This week's author is fantasy writer Jacqueline Carey. Her Kushiel series has won several awards since the first one debuted in 2001.
For more on Carey, visit her website.
WN: Your latest book, "Kushiel's Justice" came out this summer. When youstarted the first one, did you expect it to grow into a series like this?
CAREY: At the very beginning, no. By the time I finished, I sensed the possibility and left the door open. I took a break to let the creative wells refill, and behold! The overall series arc took shape in my mind.
WN: The world you've created for the Kushiel series is quite complex anddetailed. How did you go about your world building, and how do you keepit all organized now?
CAREY: Research, research, research! Some elements are pure fabrication, but because I’m writing alternate historical fantasy, most of the cultures, mythologies and geographies are based on real-world analogues. I’m always on the lookout for those little details that breathe life into a scene. I’d love to say I have an efficient system for keeping it all organized, but in truth, it’s all stored in my mind... which is a very crowded place.
WN: What's your writing process like?
CAREY: Once I have the basic framework and itinerary of a plot in mind, I do a lot of research up front. After I begin writing, I research on the fly as questions like “What’s the saline content of an iceberg?” arise. When I’m immersed in a project, I write for 3-4 hours a day. I’m an edit-as-you-go writer. Every day begins with polishing the previous day’s writing, and I can’t move forward until it’s as smooth as I can make it. No skipping ahead for me, ever!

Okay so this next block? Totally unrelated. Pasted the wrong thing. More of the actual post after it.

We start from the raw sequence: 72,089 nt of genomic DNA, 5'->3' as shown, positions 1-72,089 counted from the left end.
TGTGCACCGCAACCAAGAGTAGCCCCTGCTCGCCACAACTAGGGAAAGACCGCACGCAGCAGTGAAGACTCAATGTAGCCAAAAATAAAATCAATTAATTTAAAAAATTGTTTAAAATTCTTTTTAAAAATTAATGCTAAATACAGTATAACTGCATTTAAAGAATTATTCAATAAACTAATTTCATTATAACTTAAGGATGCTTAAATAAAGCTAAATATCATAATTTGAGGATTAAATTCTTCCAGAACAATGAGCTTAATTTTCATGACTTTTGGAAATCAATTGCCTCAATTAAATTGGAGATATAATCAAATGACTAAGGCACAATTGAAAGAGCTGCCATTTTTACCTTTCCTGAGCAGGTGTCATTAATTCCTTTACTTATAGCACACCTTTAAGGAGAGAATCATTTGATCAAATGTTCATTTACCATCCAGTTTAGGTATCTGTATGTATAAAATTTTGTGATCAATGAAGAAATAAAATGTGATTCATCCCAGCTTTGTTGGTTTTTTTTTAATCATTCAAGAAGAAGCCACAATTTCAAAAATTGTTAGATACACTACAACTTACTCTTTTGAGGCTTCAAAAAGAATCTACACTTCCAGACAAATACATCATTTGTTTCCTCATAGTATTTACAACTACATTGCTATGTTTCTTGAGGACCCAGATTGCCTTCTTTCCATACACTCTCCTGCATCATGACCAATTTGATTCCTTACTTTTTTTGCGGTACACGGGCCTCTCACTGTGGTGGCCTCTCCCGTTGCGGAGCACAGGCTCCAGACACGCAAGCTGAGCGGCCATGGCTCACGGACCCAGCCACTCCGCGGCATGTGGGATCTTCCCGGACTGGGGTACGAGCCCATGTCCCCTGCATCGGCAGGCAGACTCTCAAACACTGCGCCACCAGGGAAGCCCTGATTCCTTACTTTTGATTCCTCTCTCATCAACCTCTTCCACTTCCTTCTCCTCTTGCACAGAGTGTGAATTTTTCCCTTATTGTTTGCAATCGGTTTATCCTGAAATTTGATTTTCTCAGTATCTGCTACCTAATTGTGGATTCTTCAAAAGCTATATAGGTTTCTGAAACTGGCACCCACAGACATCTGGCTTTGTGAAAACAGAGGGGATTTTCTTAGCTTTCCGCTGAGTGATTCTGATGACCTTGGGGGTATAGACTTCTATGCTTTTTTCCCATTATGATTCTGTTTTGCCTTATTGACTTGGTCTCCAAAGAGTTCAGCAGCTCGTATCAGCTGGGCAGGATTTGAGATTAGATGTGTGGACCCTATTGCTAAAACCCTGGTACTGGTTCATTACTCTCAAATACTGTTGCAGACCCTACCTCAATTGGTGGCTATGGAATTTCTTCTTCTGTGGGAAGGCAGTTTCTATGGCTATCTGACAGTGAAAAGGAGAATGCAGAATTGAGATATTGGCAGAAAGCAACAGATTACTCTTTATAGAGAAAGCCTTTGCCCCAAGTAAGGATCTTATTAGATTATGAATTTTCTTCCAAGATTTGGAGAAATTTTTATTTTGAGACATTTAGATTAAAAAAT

WN: Were you a reader as a kid... what turned you on to reading/writingbooks?
CAREY: Yes, I’m a lifelong reader. I suspect that would have been true no matter what, but I also credit my mother for reading extensively to my brothers and me. The last book she read aloud to us was “Watership Down,” which took a long time. As soon as she finished, she handed it to me so I could reread it for myself. Don’t tell my old teachers, but I started writing when I was sixteen and bored in high school! It became an addictive hobby that turned into a genuine calling years later.
WN: What's the best part of being a writer to you? What's the most challenging part of writing for you?
CAREY: For me, the best part is being able to do what I love for a living. There are writers who, as the saying goes, hate writing, but love having written. I love the actual process of writing. Consequentially, the most challenging part is ending a major project. I know I need downtime, but I’m always at a loss. What is the best/most influential book you have ever read and why did it inspire you? I always go back to Mary Renault’s “The Persian Boy,” a novel about the latter half of Alexander the Great’s life. I borrowed it from a camp counselor when I was ten years old, and it was the first grown-up novel I’d ever read. It introduced me to the wonder of bringing to life a world that no longer was, populated with gods and heroes and villains. That led me to one day create a world that never was, but might have been.